What might surprise you is that many experienced finance professionals and consultants rarely use pie charts. Some even ban them, one of the reasons being that change in composition over time is difficult to show in pies.Pie Chart - What not to do - Example of share of net sales Our example shows a quarterly report of the business that tries to show changes in the share of net sales from 2019 to 2020. But it isn't easy to read what's changed from the two pie charts, right? A better choice would be a 100% stacked chart. See how much easier it is to understand the size differences in the 100% stacked chart versus the pie chart above?



Pie charts also struggle with many similarly sized items. In the example below, you can see the data for six different companies. You will face the same struggle as in the previous example; it's hard to read and understand the data in the chart without the label. 

Can you tell the difference between companies Alpha and Beta? Probably not easily, and even if you could tell that Alpha is bigger, it's nearly impossible to see by how much.

Pie chart struggle with many similarly sized items

Waterfall chart

Waterfall charts are great when used in an appropriate setting, but they are quite ineffective when presenting changes over time. in the example below, it's difficult to tell which month had the best performance and how the split between Products A and B has changed over time.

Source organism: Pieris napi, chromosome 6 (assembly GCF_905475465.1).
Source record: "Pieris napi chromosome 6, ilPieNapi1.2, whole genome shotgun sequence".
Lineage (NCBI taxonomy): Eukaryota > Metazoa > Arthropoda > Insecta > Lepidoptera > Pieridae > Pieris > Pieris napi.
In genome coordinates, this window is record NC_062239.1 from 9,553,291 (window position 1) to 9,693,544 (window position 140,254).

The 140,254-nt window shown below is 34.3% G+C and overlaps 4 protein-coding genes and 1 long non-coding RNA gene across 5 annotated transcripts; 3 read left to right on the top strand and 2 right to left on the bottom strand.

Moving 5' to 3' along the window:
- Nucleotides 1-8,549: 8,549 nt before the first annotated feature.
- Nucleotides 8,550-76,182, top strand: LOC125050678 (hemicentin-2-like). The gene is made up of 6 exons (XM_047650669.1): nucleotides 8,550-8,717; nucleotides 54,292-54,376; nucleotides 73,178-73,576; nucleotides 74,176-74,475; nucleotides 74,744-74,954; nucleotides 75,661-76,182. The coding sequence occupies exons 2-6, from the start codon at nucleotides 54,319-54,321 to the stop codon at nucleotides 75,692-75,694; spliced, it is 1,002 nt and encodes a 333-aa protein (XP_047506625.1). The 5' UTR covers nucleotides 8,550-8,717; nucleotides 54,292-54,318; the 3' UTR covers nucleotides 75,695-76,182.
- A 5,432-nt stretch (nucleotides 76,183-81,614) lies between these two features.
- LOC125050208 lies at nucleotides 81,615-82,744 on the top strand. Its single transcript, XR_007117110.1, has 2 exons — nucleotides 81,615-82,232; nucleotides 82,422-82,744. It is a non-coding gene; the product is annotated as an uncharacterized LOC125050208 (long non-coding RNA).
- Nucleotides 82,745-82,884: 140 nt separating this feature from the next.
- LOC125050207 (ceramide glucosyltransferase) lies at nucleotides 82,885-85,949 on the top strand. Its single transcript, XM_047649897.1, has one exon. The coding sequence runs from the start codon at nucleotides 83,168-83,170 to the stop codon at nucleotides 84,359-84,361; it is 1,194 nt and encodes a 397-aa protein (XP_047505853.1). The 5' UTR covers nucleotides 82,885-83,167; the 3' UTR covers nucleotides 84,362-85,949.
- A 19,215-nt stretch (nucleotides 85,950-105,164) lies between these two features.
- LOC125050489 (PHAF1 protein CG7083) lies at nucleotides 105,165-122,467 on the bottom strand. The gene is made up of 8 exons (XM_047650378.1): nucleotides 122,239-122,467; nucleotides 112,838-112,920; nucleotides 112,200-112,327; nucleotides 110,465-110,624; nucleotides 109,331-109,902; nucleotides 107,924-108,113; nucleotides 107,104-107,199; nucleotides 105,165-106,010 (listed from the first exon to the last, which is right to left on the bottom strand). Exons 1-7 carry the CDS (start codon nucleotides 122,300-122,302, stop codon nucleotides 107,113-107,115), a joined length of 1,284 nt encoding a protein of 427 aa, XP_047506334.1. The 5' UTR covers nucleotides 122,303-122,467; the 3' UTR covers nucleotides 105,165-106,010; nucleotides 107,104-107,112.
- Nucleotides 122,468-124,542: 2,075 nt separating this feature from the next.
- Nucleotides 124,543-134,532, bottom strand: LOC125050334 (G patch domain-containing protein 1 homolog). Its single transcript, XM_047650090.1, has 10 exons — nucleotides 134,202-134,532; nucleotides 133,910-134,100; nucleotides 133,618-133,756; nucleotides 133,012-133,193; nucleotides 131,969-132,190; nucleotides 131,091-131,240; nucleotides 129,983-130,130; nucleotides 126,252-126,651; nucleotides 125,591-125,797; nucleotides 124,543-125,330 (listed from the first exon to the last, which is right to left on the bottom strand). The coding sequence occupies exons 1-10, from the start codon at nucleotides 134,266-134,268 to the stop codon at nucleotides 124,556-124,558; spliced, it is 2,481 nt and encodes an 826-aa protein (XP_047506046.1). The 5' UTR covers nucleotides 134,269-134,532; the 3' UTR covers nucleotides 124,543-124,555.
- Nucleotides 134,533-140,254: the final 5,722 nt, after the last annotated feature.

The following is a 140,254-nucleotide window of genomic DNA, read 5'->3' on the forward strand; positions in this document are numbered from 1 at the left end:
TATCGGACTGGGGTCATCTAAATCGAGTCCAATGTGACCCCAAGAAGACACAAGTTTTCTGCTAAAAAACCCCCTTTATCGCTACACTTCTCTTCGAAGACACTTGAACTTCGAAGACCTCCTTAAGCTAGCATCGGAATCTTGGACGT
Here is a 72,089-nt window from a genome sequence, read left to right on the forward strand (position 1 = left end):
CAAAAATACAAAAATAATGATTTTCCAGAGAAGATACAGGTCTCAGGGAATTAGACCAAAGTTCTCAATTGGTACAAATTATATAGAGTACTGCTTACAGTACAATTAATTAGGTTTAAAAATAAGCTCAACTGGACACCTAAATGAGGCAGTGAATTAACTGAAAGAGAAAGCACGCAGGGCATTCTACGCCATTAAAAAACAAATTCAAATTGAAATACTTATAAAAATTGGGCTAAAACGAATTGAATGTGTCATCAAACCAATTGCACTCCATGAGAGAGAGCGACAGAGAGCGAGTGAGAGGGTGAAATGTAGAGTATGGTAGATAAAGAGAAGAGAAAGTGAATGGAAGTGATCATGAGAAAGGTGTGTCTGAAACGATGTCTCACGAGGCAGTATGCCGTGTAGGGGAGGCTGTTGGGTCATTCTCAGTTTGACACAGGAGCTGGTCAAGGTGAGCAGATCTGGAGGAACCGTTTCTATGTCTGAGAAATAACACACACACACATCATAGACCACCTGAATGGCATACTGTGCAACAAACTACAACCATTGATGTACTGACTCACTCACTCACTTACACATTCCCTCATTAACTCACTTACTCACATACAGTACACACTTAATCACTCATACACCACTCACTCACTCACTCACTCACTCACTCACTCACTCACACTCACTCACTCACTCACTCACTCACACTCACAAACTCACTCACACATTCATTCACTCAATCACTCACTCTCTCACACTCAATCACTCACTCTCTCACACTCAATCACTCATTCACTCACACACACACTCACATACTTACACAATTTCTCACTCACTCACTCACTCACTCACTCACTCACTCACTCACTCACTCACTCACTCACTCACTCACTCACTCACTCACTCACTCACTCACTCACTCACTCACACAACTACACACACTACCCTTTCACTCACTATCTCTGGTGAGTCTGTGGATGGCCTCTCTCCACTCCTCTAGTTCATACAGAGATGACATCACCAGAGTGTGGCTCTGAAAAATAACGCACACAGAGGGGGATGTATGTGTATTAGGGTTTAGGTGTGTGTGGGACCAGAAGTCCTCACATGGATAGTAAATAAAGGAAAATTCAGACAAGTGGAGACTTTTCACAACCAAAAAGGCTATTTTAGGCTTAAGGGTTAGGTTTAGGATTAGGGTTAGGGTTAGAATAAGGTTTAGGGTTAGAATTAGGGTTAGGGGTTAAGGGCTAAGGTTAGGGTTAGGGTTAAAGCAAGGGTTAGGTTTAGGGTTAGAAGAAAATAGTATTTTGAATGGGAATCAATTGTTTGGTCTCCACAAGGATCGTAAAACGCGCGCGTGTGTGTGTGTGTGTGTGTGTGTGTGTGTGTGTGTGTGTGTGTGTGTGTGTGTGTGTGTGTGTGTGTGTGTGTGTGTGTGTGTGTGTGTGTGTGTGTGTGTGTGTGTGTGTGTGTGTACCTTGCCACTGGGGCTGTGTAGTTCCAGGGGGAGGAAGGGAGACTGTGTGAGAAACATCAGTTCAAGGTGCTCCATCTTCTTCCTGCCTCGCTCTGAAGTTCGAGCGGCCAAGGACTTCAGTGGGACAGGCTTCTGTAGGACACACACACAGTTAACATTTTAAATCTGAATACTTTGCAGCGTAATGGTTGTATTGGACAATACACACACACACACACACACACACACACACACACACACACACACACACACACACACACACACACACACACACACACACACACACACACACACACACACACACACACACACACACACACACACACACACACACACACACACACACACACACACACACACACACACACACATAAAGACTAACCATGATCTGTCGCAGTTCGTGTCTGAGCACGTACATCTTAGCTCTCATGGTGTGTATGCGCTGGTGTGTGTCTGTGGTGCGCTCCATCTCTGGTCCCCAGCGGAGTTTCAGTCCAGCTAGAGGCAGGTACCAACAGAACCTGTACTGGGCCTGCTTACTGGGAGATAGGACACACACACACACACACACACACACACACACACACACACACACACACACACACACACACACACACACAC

Waterfall ChartWaterfalls are great for bridging one point in time to another and for understanding how an initial value is affected by some series of positive and negative values.

A great thing about a waterfall chart is that positive and negative values can be colored in a way that makes it easy to spot the positive and negative values right away. A classic example we would give is the Cash Flow Bridge

Cash Flow - Waterfall Chart


Stacked Column chart

A stacked column chart is a great way to compare proportions or percentages within different categories. For example, you could use a stacked column chart to show different age groups that make up a city's population or to compare the market share of different companies in an industry.